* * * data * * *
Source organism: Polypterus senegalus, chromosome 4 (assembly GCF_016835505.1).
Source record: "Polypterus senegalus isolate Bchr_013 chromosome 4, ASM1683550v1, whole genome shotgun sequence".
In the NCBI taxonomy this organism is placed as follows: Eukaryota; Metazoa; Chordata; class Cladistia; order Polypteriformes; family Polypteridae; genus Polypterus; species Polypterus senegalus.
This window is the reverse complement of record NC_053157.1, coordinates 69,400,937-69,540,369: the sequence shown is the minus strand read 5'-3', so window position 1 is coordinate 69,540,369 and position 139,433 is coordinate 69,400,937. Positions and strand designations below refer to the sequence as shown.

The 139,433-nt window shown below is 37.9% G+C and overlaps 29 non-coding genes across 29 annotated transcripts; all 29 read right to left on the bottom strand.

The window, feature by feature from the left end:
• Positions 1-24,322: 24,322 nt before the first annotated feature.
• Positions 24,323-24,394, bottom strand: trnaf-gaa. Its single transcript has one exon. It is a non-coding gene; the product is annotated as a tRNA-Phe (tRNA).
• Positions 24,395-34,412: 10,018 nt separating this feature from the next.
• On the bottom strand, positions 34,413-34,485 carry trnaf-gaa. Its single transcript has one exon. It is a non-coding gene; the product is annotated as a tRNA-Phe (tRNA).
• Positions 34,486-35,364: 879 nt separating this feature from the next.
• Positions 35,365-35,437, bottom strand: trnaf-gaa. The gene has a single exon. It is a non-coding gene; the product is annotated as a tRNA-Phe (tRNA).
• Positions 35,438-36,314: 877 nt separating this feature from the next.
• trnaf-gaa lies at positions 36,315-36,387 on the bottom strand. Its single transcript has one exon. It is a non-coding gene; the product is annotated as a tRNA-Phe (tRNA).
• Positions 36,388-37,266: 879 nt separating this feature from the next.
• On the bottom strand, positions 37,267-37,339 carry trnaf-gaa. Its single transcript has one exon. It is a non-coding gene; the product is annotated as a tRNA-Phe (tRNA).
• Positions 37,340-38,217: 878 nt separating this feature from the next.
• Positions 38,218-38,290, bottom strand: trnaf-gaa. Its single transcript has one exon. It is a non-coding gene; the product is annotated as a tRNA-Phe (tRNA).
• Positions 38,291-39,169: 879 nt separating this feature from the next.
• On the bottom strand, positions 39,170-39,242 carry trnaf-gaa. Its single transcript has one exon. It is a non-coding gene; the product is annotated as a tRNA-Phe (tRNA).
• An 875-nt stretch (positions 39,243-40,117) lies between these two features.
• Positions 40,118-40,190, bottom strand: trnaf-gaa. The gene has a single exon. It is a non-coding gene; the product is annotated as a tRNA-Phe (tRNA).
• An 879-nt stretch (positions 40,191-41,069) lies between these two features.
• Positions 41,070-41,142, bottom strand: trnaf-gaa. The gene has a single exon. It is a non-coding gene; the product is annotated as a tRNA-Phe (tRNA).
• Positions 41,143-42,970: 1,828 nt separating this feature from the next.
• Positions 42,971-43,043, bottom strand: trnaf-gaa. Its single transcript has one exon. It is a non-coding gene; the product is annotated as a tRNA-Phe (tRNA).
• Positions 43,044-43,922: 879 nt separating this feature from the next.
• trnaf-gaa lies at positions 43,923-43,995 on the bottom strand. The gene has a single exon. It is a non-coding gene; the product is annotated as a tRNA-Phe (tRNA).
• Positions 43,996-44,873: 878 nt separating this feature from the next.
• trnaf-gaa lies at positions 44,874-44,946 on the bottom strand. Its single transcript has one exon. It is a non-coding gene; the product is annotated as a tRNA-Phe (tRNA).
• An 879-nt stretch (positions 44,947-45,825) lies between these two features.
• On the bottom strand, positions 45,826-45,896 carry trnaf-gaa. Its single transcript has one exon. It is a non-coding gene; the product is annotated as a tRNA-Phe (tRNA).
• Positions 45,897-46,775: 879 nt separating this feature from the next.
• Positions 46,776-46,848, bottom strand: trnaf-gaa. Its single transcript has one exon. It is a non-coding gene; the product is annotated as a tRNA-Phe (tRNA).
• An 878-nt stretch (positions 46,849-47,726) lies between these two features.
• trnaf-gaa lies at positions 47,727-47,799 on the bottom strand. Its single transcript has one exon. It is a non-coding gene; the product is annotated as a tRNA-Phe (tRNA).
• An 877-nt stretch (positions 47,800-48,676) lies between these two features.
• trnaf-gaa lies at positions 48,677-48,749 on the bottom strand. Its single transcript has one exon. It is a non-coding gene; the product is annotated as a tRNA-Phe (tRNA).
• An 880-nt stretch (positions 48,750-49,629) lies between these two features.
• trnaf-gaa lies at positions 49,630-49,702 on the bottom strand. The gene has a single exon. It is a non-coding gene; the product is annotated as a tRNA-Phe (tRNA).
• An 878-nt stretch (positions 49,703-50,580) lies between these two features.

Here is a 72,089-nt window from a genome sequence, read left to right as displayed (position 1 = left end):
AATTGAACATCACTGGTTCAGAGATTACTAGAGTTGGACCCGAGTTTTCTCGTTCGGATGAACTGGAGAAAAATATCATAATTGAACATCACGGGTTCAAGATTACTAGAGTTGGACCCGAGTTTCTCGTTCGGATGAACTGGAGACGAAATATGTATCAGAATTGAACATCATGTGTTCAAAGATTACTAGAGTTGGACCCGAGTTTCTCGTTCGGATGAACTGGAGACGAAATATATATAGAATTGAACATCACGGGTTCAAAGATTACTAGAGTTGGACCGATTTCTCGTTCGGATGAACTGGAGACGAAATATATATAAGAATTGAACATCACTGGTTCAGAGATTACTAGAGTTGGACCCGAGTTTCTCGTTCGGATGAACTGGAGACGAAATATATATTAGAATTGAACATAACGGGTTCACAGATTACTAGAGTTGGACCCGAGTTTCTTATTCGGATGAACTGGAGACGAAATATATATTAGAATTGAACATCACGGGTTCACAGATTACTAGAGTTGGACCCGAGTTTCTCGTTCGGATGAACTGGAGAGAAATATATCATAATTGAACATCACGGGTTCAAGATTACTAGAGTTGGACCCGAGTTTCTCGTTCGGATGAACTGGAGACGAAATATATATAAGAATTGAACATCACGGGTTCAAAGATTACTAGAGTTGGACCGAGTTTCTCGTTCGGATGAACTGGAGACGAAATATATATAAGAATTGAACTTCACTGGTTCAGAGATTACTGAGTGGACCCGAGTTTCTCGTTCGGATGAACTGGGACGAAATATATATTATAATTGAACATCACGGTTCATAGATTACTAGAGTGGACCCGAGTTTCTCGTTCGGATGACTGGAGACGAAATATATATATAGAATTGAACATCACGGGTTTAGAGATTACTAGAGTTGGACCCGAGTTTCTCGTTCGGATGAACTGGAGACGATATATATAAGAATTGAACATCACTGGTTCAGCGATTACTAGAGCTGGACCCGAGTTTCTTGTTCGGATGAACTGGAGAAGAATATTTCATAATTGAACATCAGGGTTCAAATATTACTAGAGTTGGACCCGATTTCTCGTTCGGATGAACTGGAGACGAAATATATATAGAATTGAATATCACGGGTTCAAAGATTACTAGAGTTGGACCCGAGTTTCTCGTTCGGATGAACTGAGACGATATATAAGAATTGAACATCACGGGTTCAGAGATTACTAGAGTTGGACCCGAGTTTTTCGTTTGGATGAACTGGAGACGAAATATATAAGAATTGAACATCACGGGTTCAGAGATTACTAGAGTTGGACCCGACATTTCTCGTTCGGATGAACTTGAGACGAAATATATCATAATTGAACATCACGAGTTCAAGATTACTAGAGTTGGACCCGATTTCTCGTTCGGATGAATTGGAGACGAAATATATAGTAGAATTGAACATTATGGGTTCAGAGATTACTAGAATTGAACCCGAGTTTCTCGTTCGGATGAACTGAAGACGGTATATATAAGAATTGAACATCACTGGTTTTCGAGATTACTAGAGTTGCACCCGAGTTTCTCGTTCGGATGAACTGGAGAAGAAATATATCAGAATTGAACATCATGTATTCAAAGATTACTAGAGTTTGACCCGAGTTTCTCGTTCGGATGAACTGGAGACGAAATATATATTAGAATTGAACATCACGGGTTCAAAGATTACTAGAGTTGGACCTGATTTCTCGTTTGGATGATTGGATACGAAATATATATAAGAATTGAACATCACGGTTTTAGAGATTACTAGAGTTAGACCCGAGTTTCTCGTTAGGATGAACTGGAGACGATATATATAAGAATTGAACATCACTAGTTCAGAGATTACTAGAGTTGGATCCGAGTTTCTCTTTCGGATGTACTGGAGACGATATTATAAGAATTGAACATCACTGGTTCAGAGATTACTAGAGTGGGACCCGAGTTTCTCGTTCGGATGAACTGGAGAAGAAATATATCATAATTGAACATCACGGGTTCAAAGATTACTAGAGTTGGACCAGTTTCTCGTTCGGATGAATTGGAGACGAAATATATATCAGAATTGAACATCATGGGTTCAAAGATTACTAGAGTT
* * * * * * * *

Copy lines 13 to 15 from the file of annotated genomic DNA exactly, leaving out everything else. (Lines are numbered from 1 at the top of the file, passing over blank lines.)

• Positions 35,438-36,314: 877 nt separating this feature from the next.
• trnaf-gaa lies at positions 36,315-36,387 on the bottom strand. Its single transcript has one exon. It is a non-coding gene; the product is annotated as a tRNA-Phe (tRNA).
• Positions 36,388-37,266: 879 nt separating this feature from the next.